Look for a relatively quiet last week of summer across the state with warm temperatures and dry weather being the main story. However, the forecast turns much different for the upcoming weekend. We’re also watching the Tropics for a few hurricanes that may impact the Eastern US. Read on for details.

Warm to start the week

Today’s 500 mb vorticity map is shown below. There are three important features to note:

  1. Hurricane Jose is still churning off the East Coast. We’ll discuss this storm later, but it has potential to impact the Greater Boston and New York areas.
  2. An unseasonably cool and deep trough of low pressure is rotating over the Pacific Northwest. This trough will be a player Tuesday night, and possibly again for the upcoming weekend with another chilly relapse across Colorado.
  3. Westerly downslope flow exists across our state today, and with the exception of Wednesday, it will be the dominant feature over Colorado this week. This will aid dry and unseasonably warm weather.

GFS 500 mb absolute vorticity map for today, along with today’s weather

Our Monday starts off about 10 degrees warmer than what we saw on Sunday. We’re expecting low 80’s over the area with lots of sunshine as downslope flow brings in warmer air from the southwest. Continued mild weather sticks with us on Tuesday as persistent westerly downslope flow remains. That will keep highs in the low to middle 80’s. Gusty west winds to 35mph in the Foothills will breed dangerous wildfire conditions Tuesday. 

Cold front sweeps through Tuesday night

Overnight Tuesday night, a fast moving cold front will sweep through as the trough in the Pacific Northwest moves south and east and brushes the northern part of the state. That will bring in easterly upslope flow (below), and reduce temperatures back into the 70’s. Sunny skies should prevail once again with moisture rather limited.

NAM near-surface temperature and wind for Wednesday afternoon

Watching Hurricane Jose and Maria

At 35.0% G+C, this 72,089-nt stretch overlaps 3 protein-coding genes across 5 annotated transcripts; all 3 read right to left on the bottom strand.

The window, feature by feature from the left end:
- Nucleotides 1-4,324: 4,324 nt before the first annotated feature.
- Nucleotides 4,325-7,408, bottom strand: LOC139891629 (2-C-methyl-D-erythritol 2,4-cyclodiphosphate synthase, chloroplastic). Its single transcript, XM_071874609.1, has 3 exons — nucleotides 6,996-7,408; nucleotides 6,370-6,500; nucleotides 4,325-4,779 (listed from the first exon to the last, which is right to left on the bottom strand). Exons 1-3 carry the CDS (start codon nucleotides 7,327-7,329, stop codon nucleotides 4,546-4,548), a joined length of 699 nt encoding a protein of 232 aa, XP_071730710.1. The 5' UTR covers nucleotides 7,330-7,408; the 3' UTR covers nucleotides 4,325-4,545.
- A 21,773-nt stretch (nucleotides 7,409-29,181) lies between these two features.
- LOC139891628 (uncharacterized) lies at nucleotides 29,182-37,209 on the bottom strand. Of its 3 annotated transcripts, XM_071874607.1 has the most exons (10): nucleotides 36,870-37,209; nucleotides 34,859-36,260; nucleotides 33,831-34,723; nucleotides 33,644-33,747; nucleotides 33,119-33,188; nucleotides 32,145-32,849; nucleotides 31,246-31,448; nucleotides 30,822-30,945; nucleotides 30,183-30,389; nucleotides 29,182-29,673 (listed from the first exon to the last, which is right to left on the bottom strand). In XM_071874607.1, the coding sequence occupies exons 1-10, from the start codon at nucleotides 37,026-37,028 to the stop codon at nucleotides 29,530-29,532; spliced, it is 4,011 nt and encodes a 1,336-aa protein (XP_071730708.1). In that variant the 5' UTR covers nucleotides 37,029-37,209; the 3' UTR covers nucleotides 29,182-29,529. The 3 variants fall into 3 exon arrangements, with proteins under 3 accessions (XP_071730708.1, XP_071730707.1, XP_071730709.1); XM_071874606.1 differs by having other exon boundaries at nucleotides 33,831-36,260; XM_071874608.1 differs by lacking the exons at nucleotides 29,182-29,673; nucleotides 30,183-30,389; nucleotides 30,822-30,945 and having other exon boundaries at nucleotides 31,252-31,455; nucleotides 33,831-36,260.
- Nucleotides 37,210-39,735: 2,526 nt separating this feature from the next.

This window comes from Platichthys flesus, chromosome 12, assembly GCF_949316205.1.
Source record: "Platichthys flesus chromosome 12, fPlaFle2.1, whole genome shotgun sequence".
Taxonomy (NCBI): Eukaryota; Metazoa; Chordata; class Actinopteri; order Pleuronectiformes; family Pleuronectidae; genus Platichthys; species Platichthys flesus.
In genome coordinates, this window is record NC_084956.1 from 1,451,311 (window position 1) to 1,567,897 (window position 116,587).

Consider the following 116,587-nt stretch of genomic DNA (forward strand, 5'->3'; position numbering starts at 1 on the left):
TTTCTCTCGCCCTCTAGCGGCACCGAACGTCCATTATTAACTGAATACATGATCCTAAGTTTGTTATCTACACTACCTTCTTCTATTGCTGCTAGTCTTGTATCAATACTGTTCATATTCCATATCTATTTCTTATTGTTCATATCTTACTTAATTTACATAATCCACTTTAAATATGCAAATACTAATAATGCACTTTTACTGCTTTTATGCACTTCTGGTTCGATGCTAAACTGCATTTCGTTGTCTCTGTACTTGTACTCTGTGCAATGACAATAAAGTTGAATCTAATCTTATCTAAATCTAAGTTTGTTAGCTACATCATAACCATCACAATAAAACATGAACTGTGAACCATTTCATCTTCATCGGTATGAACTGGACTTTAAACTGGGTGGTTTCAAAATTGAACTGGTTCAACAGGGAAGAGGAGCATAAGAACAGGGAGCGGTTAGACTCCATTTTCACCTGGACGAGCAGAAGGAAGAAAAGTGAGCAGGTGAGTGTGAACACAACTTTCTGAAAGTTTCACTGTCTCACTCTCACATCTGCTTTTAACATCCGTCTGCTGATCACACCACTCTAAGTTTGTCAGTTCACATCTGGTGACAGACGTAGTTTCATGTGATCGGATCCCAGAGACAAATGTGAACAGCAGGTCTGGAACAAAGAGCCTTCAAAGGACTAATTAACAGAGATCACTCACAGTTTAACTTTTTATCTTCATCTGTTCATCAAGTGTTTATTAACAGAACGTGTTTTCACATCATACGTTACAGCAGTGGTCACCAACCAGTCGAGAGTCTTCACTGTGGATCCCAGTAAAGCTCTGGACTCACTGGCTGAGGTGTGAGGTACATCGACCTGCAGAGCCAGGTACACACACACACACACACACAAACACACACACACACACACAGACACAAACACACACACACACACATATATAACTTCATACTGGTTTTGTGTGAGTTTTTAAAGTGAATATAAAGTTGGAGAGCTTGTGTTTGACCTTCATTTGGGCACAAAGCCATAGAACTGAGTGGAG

Two tropical systems are currently churning across the Atlantic, with a possible third behind Maria. Hurricane Jose, shown below, is forecasted to track northward over the next day or two. While the forecast calls for the storm to remain offshore, there is still a degree of uncertainty in its final track. It thus has potential to impact New Jersey, New York, and the Northeast, depending on which path it takes. The main impacts if any, would be wind, choppy waves, light storm surge, and some rainfall.

Maria is currently located northeast of South America. The track of this storm looks eerily similar to Irma. As expected, there is a wide range of potential solutions for Maria’s ultimate path; some reaching eastern Florida, some remaining offshore, some trekking up into the Carolinas and Northeast, and even a track going into the Gulf of Mexico. All eyes will be on this storm later this week. In the near-time though, islands of the Caribbean already devastated by Hurricane Irma two weeks ago will unfortunately be under fire from Maria over the next few days. The cyclone is expected to intensity into a Category 4 hurricane today or tomorrow.

Hurricane Jose (left) and Maria (right) potential storm tracks

Thursday may be the warmest day across the regionSouthwest flow returns which should push in the strongest downslope of the week. It’s possible that we could reach the middle 80’s in the afternoon. Meanwhile, the trough mentioned on Monday will continue to dig across California and Nevada.

GFS 500 mb absolute vorticity for Thursday

First day of Autumn will be a transition…